Lisa Haye, CUNY John Jay College (Economics, B.S.)
The 2023 VR-REU commenced at the Framers Bowling Lounge as a Memorial Day icebreaker, where we all introduced ourselves to one another, as well as to Professor Wole’s research team. The following day, we convened at Hunter College where we were introduced to some of the program mentors, and I began reviewing the work of my 2022 predecessor to think about how I could either expand or pivot last year’s work towards a new direction. Professor Wole also began his lecture on VR, AR, and MR, and we were introduced to the history of the field, as well as its applications across various disciplines.
I met with both Professor Wole, and my research mentor, Professor Courtney Cogburn, to discuss the potential framework of my project. I began exploring both Unity Terrain and potential city and house asset packages in the Unity Asset Store, as these applications will be key to constructing my visualization models for the project. I also began looking at publications centered around both structural racism and how the issue has been visualized in the past.
We ended this week with Professor Wole introducing us to Paraview, a scientific visualization program, for our self-paced lab session. I submitted my project proposal, and began to draft a schedule towards curating a literature review of my topic, as well as experimenting with Unity Terrain.
This week, Professor Wole taught us the preliminary tenets of writing a scientific research paper and introduced us to Overleaf to compose our writing. Professor Wole also held VR lectures on immersive visual and interactive displays, along with 3D geometry.
Meanwhile, this week my time was split between conducting a literature review to create a bibliography, finding databases that correlate with the data visualization aspect of this project, and familiarizing myself with Unity with a test model of different functions that are key to my 3D models. I identified three potential data points for my models (housing valuation, climate, and the access to green space), as well as two neighborhoods within the Bronx to serve as case studies to highlight disparities based on that data. Professor Wole also introduced me to MapBox for Unity, a location data and maps platform that could be integrated into Unity for precise map development; I am considering using a mixture of MapBox and Unity Terrain as my methodology for the project moving forward.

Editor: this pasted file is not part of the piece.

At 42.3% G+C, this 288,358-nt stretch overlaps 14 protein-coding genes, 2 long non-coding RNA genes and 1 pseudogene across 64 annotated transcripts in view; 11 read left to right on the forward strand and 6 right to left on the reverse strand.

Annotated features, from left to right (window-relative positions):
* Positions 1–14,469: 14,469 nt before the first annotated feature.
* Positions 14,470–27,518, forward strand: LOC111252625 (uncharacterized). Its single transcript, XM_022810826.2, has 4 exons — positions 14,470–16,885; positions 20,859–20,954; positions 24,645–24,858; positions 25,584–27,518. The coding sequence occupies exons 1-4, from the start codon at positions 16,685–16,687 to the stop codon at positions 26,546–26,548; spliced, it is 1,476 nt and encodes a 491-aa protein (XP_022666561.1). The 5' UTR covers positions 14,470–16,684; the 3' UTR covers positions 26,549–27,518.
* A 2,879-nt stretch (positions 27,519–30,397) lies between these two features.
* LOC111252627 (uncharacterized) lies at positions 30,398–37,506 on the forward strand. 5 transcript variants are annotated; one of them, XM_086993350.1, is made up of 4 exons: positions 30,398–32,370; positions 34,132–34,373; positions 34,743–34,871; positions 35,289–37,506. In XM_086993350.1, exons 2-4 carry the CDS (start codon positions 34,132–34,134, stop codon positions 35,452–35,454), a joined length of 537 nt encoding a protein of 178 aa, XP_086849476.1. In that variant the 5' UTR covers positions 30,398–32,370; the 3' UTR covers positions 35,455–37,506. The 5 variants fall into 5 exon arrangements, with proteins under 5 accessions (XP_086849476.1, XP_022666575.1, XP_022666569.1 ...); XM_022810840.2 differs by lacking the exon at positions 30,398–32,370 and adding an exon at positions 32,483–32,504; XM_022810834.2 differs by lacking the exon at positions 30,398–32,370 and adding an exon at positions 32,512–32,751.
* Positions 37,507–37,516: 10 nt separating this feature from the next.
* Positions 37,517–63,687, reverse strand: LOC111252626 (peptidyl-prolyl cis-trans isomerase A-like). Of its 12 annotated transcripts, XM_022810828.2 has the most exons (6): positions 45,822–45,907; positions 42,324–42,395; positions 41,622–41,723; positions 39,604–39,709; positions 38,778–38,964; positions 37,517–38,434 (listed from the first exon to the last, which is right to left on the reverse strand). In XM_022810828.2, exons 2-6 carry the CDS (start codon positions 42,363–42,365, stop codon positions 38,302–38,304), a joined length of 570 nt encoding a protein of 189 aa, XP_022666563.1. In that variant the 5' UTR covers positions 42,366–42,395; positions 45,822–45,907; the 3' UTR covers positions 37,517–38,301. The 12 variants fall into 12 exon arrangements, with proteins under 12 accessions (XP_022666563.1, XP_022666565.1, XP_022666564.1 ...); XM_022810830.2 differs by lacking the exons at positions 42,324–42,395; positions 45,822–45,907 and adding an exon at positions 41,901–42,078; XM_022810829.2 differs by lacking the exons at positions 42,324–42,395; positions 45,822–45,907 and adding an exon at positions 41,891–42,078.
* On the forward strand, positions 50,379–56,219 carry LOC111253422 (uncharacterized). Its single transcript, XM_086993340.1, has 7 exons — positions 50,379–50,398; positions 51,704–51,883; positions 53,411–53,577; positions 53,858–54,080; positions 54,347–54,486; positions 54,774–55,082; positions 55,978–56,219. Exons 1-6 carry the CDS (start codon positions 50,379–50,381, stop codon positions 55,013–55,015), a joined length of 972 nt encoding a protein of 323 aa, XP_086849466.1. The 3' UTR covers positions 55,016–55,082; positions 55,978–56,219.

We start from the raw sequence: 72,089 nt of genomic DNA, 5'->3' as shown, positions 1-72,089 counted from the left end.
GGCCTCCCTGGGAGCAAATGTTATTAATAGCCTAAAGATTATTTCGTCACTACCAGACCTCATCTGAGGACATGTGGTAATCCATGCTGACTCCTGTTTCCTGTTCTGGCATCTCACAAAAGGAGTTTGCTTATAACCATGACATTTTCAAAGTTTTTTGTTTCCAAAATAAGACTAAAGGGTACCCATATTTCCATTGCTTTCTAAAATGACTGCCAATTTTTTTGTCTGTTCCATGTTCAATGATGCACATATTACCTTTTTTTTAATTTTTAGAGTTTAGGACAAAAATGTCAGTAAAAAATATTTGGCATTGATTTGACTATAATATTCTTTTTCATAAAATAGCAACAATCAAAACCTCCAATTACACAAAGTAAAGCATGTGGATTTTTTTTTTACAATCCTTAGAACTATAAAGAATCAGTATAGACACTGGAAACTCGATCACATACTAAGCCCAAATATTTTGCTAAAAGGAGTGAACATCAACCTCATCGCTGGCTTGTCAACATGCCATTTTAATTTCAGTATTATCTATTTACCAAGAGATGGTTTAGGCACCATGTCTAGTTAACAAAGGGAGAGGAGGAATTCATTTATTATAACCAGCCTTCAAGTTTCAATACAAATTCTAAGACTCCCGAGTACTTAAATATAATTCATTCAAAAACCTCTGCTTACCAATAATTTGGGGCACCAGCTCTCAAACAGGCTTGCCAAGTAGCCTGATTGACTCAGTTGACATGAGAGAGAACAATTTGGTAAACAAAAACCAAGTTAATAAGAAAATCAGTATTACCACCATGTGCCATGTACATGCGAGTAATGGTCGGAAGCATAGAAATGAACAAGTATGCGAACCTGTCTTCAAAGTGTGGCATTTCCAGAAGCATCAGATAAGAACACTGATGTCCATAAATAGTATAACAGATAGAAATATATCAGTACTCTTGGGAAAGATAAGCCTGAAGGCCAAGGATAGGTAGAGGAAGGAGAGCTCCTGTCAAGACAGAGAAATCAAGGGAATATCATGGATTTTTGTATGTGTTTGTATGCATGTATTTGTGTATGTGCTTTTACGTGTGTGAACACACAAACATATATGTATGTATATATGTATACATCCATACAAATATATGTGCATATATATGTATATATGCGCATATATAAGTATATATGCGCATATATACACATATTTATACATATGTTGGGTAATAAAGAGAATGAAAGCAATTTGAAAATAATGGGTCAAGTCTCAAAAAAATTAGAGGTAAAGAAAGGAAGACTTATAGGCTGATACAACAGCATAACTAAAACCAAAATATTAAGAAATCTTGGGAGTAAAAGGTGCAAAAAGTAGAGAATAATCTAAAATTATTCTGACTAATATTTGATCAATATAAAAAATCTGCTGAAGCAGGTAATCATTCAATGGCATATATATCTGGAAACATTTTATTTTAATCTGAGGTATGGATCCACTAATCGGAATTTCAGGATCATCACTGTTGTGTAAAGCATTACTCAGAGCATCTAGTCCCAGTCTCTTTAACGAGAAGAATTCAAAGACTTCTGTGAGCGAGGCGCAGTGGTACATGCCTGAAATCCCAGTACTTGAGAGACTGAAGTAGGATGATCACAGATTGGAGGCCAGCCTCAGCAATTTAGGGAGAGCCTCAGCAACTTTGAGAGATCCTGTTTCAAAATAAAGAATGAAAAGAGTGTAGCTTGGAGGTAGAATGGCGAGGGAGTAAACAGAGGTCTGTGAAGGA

The week ended with all of us attending the CUNY SciCom’s “Communicating Your Science” Symposium at CUNY’s Advanced Science Research Center, where we listened to various CUNY graduate students talk about their research with general and peer audience presentations. It was exciting listening to disciplines such as mathematics to biology to physics come together to talk about their work in a way that was fun, educational, and most importantly, accessible to audiences who may not be familiar with concepts such as the sonification of star rotations , DNA G-Quadruplexes, and properties of shapes!
Here is a screenshot of my test model on Unity from earlier this week:
This week, Professor Wole gave lectures on immersion, presence, and reality, as well as 3D tracking, scanning, and animation. We all had an engaging conversation on the uncanny valley, the theory that humans experience revulsion as they observe a character that is close to human characteristics, but are slightly off in appearance. Professor Wole’s scientific visualization lab this week centered on Visual Molecular Dynamics (VMD), a molecular 3D visualization program.
Here is a screenshot of the ubiquitin protein molecule, visualized in CPK style and color set to ResID. I am not too sure what those acronyms mean, but I am interested in finding out:
As for my project, I was split between creating a first draft for the abstract, introduction, and related works sections and experimenting with MapBox. I think my methodology is going to shift towards a more MapBox-intensive procedure, with creating custom map styles on MapBox Studio, and then deploying it to Unity3D. Thus, I spent a lot of time getting a crash course on MapBox’s functions; I created a demo map of Riverdale, one of the Bronx neighborhoods featured in my project, to get a taste of how these models would look like in Unity. I actually ran into quite a few errors, most importantly, my map object did not play in game mode and it does not appear in the hierarchy unless I manually move it there, and I wonder if modeling the map will be easier with the 2017 version of Unity (the version most compatible with current MapBox software). Nonetheless, I hope to work these errors out with Professor Wole soon. Meanwhile, here is my demo model of a Bronx neighborhood:
Next week, I hope to begin the formal construction of my models!